So What Did Siskel & Ebert Think Of Taxi Driver? (1976)

The first thing that struck me when watching this clip from “Opening Soon at a Theater Near You” was the realization that I couldn’t avert my eyes from Gene Siskel’s epic moustache. The second thing that hit me was how much Siskel seems to have despised Martin Scorsese’s Taxi Driver, in particular he was turned off by the brutal violence in the film.

This clips comes to us courtesy of Henry Conway007’s YouTube channel and as you can see from the image above this was when Siskel and Ebert were hosting the monthly Chicago only TV show that by the next year would become Sneak Previews and be carried nationwide thanks to PBS.


Editor at Retroist
Searching through the alleys for useful knowledge in the city of Nostalgia. Huge cinema fanatic and sometimes carrier of the flame for the weirding ways of 80s gaming, toys, and television. When his wife lets him he is quite happy sitting in the corner eating buckets of beef jerky.

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3 thoughts on “So What Did Siskel & Ebert Think Of Taxi Driver? (1976)

  1. Dar says:

    I admired Siskel’s deep sense of morals and almost traditional sensibilities. I respected that even up to his death he believed in certain moral principals for movies.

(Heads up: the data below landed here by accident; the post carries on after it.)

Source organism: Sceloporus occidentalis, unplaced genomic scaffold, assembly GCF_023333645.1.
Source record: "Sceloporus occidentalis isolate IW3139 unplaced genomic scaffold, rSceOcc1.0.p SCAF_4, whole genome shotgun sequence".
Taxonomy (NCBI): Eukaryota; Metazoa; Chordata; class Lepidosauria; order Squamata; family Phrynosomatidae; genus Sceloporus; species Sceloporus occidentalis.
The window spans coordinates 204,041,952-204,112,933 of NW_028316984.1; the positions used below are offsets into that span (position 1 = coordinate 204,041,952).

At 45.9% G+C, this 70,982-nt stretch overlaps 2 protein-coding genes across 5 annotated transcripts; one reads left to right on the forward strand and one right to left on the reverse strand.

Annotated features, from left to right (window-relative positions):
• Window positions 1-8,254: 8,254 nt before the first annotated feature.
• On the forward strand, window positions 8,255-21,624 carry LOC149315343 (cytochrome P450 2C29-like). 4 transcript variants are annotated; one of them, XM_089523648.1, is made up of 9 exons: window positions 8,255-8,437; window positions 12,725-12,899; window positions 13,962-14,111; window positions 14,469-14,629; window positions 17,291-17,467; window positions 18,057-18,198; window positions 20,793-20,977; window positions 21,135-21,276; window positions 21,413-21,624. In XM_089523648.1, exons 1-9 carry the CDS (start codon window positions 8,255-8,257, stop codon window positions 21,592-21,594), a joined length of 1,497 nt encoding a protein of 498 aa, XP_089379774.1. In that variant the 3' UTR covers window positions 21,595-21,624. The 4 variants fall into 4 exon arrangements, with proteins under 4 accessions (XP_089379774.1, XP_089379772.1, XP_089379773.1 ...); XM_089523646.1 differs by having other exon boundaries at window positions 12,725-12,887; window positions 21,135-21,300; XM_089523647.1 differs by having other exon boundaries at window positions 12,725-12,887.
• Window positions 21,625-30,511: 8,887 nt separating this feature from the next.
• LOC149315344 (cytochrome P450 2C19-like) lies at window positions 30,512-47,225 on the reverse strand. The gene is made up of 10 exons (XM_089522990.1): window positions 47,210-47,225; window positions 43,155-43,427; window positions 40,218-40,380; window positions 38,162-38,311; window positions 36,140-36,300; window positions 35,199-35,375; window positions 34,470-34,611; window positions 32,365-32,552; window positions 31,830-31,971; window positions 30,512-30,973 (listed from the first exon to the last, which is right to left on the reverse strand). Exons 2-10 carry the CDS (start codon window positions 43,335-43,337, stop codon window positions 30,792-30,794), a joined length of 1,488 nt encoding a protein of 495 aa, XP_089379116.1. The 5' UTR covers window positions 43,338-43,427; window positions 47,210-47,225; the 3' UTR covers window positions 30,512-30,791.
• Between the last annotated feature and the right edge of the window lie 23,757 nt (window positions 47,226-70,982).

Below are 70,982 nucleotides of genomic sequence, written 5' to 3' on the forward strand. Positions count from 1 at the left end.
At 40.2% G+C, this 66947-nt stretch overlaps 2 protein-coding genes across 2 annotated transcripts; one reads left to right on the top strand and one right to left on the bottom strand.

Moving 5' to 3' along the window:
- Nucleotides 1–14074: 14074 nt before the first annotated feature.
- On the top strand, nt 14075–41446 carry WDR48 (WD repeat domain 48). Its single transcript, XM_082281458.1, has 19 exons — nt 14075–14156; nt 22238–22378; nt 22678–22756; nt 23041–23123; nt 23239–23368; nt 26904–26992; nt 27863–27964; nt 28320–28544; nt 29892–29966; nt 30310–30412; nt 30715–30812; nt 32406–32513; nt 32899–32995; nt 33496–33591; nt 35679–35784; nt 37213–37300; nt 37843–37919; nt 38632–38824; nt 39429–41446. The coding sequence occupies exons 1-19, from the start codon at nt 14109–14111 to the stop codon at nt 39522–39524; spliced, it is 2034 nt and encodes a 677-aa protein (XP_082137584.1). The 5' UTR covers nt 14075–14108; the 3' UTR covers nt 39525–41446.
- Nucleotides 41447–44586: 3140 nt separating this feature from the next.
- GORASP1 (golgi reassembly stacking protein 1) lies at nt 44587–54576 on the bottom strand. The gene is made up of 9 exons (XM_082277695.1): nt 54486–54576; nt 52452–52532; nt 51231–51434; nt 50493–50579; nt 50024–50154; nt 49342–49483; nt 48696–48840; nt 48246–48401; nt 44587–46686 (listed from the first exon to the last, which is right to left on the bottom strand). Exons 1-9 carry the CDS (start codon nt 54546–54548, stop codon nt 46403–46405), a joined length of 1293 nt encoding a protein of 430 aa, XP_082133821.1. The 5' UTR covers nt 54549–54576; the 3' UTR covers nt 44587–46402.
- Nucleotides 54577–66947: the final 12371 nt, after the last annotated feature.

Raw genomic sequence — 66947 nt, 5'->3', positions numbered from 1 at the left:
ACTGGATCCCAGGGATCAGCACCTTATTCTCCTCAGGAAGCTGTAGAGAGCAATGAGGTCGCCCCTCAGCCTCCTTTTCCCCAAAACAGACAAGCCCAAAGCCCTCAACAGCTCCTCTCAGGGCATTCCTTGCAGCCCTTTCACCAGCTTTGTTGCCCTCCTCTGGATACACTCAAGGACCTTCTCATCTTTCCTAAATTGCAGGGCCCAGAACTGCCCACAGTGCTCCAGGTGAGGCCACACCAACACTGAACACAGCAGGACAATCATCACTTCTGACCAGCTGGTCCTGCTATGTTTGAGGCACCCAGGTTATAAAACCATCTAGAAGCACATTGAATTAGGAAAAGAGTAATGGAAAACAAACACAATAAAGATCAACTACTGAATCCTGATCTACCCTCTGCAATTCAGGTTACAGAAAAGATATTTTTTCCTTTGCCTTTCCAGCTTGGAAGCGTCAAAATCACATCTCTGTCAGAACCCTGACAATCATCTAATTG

Ebert too, but Ebert was a bit more open-minded likely.

  2. Absolutely, Dar. I remember Ebert talking about the passing of Siskel and said that Gene thought the best movie of 1998 was Babe: Pig In the City, he wasn’t poking fun at his co-host but trying to point out I think that he preferred more gentle films. :)

  3. Atari Adventure Square says:

    Truly agree Dar and Vic.
    Though, while I appreciated and respected Siskel’s detailed emotional opposition to content, I often sided with Ebert’s more objective stance on edgier material.
    Such polarizing films (Cameron’s Aliens comes to mind, where Siskel despised the child-in-peril ending) tended to push the boundaries and create new and exciting cinema.

    Indeed, there was something comforting about Gene Siskel’s defense of the cinematic experience, in that the communal journey of a great film is best when it reminds us of the good in humankind.

    But as a late teen/young adult, Ebert’s rebellious acceptance of the use of shock in movies fed my desire to explore the thinking behind the use of any elements in a movie to elicit reactions, while remaining faithful to an underlying theme.

    For example, I’ll always be grateful Ebert gave a raving four-star review to 1979’s Dawn of the Dead, going into detail about the benefits of shock and horror in a movie rich with social commentary.
    That review fed my deep respect and love for that film, as it spoke so eloquently about perceived hidden meanings that my film friends easily dismissed.

    They are both sorely missed. It’s great that their past reviews can still be seen today.

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